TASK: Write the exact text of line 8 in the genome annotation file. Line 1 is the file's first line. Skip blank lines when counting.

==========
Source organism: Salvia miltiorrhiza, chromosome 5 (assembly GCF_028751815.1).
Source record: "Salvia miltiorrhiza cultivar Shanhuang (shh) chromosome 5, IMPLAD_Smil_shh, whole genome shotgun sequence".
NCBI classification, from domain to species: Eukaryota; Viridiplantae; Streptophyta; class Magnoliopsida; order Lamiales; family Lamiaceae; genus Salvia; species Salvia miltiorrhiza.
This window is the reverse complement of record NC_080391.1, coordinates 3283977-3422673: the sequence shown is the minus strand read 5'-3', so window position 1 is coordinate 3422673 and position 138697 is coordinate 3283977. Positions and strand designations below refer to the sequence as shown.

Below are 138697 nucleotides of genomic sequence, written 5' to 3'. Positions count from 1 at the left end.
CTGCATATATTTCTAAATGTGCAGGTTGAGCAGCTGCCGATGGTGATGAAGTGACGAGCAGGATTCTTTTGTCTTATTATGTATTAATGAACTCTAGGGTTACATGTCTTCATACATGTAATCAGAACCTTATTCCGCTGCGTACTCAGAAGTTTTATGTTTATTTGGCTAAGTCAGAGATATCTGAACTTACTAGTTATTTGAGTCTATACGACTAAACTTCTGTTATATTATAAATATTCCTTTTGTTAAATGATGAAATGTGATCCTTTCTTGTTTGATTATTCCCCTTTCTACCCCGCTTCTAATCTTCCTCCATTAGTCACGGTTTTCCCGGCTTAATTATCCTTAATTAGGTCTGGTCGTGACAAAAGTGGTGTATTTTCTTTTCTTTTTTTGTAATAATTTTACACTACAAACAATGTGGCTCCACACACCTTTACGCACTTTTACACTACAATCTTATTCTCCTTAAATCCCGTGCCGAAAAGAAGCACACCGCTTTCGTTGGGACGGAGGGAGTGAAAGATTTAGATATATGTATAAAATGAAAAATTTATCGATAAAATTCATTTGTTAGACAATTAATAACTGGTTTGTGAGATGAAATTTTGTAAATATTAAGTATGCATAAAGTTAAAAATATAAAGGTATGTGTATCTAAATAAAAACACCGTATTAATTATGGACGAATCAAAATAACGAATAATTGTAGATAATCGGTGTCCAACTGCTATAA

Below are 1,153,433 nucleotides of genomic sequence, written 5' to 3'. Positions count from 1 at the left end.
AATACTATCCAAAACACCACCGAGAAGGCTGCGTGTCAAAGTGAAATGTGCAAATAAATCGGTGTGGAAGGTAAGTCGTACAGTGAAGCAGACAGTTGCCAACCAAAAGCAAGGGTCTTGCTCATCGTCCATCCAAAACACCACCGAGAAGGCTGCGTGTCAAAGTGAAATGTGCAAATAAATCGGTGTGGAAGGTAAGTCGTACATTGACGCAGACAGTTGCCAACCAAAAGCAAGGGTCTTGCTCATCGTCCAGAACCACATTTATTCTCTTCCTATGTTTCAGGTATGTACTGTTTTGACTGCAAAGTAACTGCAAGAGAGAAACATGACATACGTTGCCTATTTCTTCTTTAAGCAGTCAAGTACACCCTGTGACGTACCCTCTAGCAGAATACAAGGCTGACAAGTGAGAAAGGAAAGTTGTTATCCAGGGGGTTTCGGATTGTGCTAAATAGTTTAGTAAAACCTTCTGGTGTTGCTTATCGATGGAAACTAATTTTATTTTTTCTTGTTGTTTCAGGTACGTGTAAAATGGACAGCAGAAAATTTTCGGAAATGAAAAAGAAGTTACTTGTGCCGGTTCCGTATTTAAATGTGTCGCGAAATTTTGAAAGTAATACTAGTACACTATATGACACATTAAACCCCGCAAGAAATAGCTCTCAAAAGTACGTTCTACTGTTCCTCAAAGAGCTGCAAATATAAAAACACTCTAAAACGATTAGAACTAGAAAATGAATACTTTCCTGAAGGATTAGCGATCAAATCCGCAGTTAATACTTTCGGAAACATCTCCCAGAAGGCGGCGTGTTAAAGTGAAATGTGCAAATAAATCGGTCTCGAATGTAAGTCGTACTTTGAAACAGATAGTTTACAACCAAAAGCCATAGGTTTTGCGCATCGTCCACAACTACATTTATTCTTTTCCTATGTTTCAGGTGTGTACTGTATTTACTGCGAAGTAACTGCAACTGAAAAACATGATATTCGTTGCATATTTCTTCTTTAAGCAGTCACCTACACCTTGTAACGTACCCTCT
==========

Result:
AATACTATCCAAAACACCACCGAGAAGGCTGCGTGTCAAAGTGAAATGTGCAAATAAATCGGTGTGGAAGGTAAGTCGTACAGTGAAGCAGACAGTTGCCAACCAAAAGCAAGGGTCTTGCTCATCGTCCATCCAAAACACCACCGAGAAGGCTGCGTGTCAAAGTGAAATGTGCAAATAAATCGGTGTGGAAGGTAAGTCGTACATTGACGCAGACAGTTGCCAACCAAAAGCAAGGGTCTTGCTCATCGTCCAGAACCACATTTATTCTCTTCCTATGTTTCAGGTATGTACTGTTTTGACTGCAAAGTAACTGCAAGAGAGAAACATGACATACGTTGCCTATTTCTTCTTTAAGCAGTCAAGTACACCCTGTGACGTACCCTCTAGCAGAATACAAGGCTGACAAGTGAGAAAGGAAAGTTGTTATCCAGGGGGTTTCGGATTGTGCTAAATAGTTTAGTAAAACCTTCTGGTGTTGCTTATCGATGGAAACTAATTTTATTTTTTCTTGTTGTTTCAGGTACGTGTAAAATGGACAGCAGAAAATTTTCGGAAATGAAAAAGAAGTTACTTGTGCCGGTTCCGTATTTAAATGTGTCGCGAAATTTTGAAAGTAATACTAGTACACTATATGACACATTAAACCCCGCAAGAAATAGCTCTCAAAAGTACGTTCTACTGTTCCTCAAAGAGCTGCAAATATAAAAACACTCTAAAACGATTAGAACTAGAAAATGAATACTTTCCTGAAGGATTAGCGATCAAATCCGCAGTTAATACTTTCGGAAACATCTCCCAGAAGGCGGCGTGTTAAAGTGAAATGTGCAAATAAATCGGTCTCGAATGTAAGTCGTACTTTGAAACAGATAGTTTACAACCAAAAGCCATAGGTTTTGCGCATCGTCCACAACTACATTTATTCTTTTCCTATGTTTCAGGTGTGTACTGTATTTACTGCGAAGTAACTGCAACTGAAAAACATGATATTCGTTGCATATTTCTTCTTTAAGCAGTCACCTACACCTTGTAACGTACCCTCT